Join date: Aug 2009
Location: Ohio, USA
My oldest boy was diagnosed with this after a deep thigh bruise during his basketball season. For those unfamiliar, there's basically what were described to me as "pieces of bone" growing in the muscle. If anyone has any experience with this, particularly in the treatment, please let me know. My son's looking to land a baseball scholarship, and the treatment we've been told so far is "no activity for 3 to 6 months," which would effectively end his season before it begins, or limit him to about 5 weeks at the most. Thanks in advance for the help.
Join date: Aug 2005
Location: South Dakota, USA
I actually have done my clinical research on calcific deposits and some of the treatment methods. The ones we were trying to treat were more chronic in nature and located in tendons rather than muscle tissue, however, this is a good thing as our outcomes ended up terrible. However, outcomes for more acute injuries in muscle tissue seem to be better according to the research.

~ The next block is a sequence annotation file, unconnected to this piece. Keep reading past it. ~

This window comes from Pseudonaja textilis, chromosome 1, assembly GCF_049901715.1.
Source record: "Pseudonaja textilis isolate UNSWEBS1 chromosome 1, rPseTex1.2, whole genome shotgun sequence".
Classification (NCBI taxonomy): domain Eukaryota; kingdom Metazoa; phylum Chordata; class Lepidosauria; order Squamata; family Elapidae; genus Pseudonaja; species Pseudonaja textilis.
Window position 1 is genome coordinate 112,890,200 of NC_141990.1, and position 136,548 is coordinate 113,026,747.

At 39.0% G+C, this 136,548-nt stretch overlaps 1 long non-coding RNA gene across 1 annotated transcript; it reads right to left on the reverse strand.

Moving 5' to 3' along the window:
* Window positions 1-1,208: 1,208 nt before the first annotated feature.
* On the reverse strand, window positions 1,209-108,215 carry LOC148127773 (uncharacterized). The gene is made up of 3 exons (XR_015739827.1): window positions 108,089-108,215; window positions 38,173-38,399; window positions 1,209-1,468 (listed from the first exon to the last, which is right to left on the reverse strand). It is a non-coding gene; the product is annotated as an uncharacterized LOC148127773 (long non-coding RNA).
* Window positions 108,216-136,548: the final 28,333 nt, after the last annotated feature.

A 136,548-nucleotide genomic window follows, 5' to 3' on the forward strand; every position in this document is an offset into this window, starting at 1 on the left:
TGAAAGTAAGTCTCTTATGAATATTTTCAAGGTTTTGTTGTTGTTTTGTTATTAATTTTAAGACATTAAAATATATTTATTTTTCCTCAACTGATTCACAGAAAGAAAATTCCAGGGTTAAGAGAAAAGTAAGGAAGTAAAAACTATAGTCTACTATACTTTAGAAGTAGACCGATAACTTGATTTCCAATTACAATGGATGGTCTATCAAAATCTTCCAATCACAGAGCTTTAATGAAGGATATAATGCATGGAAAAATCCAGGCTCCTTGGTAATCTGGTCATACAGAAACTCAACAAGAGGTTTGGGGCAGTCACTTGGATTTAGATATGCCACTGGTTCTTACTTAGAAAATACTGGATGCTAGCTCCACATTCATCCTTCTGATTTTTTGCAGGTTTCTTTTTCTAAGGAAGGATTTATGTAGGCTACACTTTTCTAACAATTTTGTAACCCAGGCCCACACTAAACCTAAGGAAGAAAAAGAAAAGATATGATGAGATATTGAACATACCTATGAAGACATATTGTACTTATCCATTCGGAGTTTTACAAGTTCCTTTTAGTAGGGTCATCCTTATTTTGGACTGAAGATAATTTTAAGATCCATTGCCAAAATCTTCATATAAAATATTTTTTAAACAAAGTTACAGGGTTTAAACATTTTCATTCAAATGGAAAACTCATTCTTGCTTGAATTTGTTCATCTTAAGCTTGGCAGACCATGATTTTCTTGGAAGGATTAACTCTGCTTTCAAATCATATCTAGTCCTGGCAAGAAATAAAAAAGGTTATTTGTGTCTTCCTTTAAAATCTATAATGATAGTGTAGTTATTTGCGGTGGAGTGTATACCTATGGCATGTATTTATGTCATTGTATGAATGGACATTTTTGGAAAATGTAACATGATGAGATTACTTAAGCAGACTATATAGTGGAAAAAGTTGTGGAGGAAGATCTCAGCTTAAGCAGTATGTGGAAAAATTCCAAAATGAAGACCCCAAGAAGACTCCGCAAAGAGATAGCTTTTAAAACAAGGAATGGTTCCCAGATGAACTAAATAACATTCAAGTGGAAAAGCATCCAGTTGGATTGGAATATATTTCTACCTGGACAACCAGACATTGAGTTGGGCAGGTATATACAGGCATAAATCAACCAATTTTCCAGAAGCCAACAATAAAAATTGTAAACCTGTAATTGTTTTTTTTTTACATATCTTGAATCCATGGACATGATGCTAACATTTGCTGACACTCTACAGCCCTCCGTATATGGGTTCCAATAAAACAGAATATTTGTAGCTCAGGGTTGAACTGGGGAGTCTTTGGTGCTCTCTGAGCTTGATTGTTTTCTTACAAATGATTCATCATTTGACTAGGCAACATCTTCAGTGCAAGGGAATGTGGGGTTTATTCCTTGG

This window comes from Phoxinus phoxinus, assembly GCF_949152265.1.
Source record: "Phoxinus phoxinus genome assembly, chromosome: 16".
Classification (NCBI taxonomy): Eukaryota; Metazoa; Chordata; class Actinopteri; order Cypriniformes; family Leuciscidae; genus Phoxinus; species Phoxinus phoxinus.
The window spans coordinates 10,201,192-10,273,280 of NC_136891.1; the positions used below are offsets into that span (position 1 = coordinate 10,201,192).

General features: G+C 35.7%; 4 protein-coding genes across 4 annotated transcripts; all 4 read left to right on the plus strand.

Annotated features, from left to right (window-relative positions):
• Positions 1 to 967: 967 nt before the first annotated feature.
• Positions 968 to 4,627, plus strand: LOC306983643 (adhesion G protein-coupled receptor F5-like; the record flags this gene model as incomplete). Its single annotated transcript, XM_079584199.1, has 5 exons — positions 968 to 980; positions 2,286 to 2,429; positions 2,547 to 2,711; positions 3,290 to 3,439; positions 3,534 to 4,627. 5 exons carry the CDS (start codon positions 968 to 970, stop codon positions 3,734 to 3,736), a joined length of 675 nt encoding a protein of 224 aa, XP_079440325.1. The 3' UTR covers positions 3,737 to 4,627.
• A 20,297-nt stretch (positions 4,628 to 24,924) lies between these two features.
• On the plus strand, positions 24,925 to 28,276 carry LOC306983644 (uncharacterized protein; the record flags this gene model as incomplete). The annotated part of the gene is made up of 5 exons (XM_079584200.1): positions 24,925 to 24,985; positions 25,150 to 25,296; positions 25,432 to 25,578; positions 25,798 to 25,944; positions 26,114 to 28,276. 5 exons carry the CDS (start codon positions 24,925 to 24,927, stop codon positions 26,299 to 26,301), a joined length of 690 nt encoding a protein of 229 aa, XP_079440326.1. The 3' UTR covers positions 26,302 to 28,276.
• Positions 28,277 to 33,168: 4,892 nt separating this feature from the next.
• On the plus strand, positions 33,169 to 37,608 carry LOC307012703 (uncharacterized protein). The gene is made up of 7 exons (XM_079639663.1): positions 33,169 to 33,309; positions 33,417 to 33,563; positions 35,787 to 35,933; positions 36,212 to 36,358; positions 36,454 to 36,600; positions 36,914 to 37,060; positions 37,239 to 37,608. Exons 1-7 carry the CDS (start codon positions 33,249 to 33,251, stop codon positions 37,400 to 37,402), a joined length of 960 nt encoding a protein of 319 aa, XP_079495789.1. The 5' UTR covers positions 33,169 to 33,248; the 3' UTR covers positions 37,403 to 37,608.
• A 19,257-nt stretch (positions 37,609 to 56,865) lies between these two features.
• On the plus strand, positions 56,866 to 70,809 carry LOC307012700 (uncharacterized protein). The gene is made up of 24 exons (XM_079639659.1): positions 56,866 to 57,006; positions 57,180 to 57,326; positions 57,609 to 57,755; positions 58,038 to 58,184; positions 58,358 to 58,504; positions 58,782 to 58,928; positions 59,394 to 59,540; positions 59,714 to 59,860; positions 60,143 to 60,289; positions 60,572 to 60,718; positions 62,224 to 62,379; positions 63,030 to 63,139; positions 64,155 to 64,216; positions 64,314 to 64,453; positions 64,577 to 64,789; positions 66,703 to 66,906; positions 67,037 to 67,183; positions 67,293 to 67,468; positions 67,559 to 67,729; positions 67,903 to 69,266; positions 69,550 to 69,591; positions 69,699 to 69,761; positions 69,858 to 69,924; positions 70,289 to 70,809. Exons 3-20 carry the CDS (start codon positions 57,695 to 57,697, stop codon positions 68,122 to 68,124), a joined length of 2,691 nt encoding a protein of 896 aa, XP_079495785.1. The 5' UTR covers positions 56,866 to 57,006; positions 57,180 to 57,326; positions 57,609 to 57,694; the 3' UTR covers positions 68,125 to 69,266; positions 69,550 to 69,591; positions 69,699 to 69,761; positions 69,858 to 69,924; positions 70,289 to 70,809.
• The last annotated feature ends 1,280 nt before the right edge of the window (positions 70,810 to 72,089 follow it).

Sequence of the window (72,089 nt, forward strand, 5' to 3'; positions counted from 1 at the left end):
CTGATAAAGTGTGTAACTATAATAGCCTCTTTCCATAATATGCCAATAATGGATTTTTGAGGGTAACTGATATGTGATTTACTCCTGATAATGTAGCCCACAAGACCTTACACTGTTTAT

The research we were doing used iontophoresis with acetic acid to treat calcific deposits. There are a few case studies out their who have used this successfully with conditions very similar to your sons. How effective these treatments were are generally unknown, as spontaneous resabsorption of the calcified mass is fairly common with these types of traumatic injuries. But you could ask a doc about this option and see if he would write you a script for some physical therapy.
Here are the articles:
Wieder DL. Treatment of traumatic myositis ossificans with acetic acid iontophoresis. Phys Ther. 1992;72(2):133-137.
Gard K, Ebaugh D. The use of acetic acid iontophoresis in the management of a soft tissue injury. N Am J Sports Phys Ther. 2010;5(4):220-226.